GDScript exports

Introduction to exports

In Godot, class members can be exported. This means their value gets saved along with the resource (such as the scene) they're attached to. They will also be available for editing in the property editor. Exporting is done by using the @export annotation:

extends Button

@export var number = 5 # Value will be saved and visible in the property editor.

An exported variable must be initialized to a constant expression or have a type specifier in the variable. Some of the export annotations have a specific type and don't need the variable to be typed (see the Examples section below).

One of the fundamental benefits of exporting member variables is to have them visible and editable in the editor. This way, artists and game designers can modify values that later influence how the program runs. For this, a special export syntax is provided.

Exporting can only be done with built-in types or objects derived from the Resource class.

Note

Exporting properties can also be done in other languages such as C#. The syntax varies depending on the language.

Examples

# If the exported value assigns a constant or constant expression,
# the type will be inferred and used in the editor.

@export var number = 5

# If there's no default value, you can add a type to the variable.

@export var number: int

# Export works with resource types.

@export var character_face: Texture
@export var scene_file: PackedScene
# There are many resource types that can be used this way, try e.g.
# the following to list them:
@export var resource: Resource

# Integers and strings hint enumerated values.

# Editor will enumerate as 0, 1 and 2.
@export_enum("Warrior", "Magician", "Thief") var character_class
# If type is String, editor will enumerate with string names.
@export_enum("Rebecca", "Mary", "Leah") var character_name: String

# Named enum values

# Editor will enumerate as THING_1, THING_2, ANOTHER_THING.
enum NamedEnum {THING_1, THING_2, ANOTHER_THING = -1}
@export var x: NamedEnum

# Strings as paths

# String is a path to a file.
@export_file var f
# String is a path to a directory.
@export_dir var f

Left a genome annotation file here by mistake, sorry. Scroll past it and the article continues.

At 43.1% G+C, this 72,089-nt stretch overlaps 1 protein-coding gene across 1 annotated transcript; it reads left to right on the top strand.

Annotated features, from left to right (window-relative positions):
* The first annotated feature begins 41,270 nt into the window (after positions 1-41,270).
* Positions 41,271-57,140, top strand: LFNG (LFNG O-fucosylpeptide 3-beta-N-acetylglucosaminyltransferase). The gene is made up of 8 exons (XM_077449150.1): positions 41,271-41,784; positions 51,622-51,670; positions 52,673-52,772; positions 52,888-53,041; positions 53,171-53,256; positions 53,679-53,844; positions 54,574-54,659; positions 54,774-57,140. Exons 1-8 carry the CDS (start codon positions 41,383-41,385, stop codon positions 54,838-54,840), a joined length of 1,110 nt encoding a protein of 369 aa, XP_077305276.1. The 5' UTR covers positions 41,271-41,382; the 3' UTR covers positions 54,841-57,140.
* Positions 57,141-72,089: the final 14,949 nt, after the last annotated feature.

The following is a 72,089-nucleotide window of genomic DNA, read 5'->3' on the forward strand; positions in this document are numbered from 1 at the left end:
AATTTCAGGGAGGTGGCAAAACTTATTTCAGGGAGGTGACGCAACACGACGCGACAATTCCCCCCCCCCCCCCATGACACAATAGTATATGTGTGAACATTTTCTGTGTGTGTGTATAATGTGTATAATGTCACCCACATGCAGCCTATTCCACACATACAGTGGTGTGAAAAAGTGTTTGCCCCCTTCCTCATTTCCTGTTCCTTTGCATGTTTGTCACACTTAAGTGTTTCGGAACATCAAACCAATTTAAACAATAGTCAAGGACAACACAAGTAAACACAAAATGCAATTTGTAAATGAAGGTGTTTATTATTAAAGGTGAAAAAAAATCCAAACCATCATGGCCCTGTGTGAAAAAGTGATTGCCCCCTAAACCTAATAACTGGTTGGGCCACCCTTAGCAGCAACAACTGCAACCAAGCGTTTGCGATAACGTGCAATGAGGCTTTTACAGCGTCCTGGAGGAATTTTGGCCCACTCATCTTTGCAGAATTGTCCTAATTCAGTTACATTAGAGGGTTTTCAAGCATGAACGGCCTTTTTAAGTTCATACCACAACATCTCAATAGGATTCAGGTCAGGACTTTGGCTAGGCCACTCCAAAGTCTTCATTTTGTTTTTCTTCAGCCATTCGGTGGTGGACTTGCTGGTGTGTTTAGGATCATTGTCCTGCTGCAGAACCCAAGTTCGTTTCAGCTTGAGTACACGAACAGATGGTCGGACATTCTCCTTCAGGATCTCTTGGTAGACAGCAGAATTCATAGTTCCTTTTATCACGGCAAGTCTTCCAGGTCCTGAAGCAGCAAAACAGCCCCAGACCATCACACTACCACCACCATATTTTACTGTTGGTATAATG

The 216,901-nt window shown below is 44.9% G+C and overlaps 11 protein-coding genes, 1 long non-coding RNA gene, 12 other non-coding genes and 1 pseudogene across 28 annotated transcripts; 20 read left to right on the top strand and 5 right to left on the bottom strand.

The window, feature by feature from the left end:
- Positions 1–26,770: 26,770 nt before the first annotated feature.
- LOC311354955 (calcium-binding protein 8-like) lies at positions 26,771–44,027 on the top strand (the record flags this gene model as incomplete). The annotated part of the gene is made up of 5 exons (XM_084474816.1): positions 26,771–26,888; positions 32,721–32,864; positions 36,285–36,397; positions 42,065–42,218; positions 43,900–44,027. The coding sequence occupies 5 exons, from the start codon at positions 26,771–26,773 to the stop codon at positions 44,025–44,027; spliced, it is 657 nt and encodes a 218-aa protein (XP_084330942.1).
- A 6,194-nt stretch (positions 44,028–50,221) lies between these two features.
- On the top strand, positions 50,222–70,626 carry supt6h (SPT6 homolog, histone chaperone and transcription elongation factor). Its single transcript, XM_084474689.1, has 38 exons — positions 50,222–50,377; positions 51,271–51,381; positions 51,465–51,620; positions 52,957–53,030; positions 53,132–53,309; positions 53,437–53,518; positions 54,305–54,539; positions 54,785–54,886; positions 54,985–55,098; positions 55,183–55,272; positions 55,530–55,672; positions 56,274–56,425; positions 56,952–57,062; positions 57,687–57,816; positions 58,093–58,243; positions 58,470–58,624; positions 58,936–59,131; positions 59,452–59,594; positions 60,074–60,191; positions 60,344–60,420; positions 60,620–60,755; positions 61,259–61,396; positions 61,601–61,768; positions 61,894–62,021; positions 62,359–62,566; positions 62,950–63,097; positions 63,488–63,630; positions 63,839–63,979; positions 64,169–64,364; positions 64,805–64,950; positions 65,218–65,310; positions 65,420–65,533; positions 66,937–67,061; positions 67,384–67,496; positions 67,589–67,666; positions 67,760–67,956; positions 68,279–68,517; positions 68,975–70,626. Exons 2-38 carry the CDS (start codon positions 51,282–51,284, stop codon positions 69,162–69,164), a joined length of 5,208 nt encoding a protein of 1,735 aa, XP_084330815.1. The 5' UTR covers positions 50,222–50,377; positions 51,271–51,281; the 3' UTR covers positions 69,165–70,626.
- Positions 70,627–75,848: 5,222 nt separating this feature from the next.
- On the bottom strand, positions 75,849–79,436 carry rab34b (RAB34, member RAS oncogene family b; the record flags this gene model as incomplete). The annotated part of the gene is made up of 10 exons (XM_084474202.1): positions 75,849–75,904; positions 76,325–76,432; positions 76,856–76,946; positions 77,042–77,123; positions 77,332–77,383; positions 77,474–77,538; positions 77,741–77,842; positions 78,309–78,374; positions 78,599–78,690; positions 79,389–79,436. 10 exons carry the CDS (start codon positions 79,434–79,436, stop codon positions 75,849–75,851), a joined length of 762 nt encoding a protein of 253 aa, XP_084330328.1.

# String is a path to a file, custom filter provided as hint.
@export_file("*.txt") var f

# Using paths in the global filesystem is also possible,
# but only in scripts in tool mode.

# String is a path to a PNG file in the global filesystem.
@export_global_file("*.png") var tool_image
# String is a path to a directory in the global filesystem.
@export_global_dir var tool_dir

# The multiline annotation tells the editor to show a large input
# field for editing over multiple lines.
@export_multiline var text

# Limiting editor input ranges

# Allow integer values from 0 to 20.
@export_range(0, 20) var i
# Allow integer values from -10 to 20.
@export_range(-10, 20) var j
# Allow floats from -10 to 20 and snap the value to multiples of 0.2.
@export_range(-10, 20, 0.2) var k: float
# The limits can be only for the slider if you add the hints "or_greater" and/or "or_lesser".
@export_range(0, 100, 1, "or_greater", "or_lesser")
# Allow values 'y = exp(x)' where 'y' varies between 100 and 1000
# while snapping to steps of 20. The editor will present a
# slider for easily editing the value.
@export_exp_range(100, 1000, 20) var l

# Floats with easing hint

# Display a visual representation of the 'ease()' function
# when editing.
@export_exp_easing var transition_speed

# Colors

# Regular color given as red-green-blue-alpha value.
@export var col: Color
# Color given as red-green-blue value (alpha will always be 1).
@export_color_no_alpha var col: Color

# Nodes

# Another node in the scene can be exported as a NodePath.
@export var node_path: NodePath
# Do take note that the node itself isn't being exported -
# there is one more step to call the true node:
var node = get_node(node_path)